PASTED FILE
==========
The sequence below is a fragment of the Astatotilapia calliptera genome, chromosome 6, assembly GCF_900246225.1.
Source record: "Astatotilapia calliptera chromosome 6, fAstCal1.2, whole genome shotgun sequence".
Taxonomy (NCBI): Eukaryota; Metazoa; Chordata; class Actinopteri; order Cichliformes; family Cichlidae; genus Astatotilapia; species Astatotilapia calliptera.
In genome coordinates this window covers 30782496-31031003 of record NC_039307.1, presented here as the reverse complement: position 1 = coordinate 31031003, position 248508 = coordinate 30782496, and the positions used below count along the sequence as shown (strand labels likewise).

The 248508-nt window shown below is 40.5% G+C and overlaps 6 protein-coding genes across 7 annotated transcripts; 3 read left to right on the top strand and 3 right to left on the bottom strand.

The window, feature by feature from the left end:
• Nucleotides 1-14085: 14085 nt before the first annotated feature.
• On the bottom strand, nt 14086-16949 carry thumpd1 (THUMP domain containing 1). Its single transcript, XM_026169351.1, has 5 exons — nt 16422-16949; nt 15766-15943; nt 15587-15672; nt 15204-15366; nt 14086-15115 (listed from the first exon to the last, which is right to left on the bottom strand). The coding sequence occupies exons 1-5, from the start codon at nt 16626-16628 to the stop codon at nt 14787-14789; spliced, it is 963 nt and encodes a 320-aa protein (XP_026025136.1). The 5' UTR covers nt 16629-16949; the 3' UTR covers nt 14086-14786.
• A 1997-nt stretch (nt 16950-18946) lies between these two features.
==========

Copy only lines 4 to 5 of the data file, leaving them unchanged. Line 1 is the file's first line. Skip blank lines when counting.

In genome coordinates this window covers 30782496-31031003 of record NC_039307.1, presented here as the reverse complement: position 1 = coordinate 31031003, position 248508 = coordinate 30782496, and the positions used below count along the sequence as shown (strand labels likewise).

The 248508-nt window shown below is 40.5% G+C and overlaps 6 protein-coding genes across 7 annotated transcripts; 3 read left to right on the top strand and 3 right to left on the bottom strand.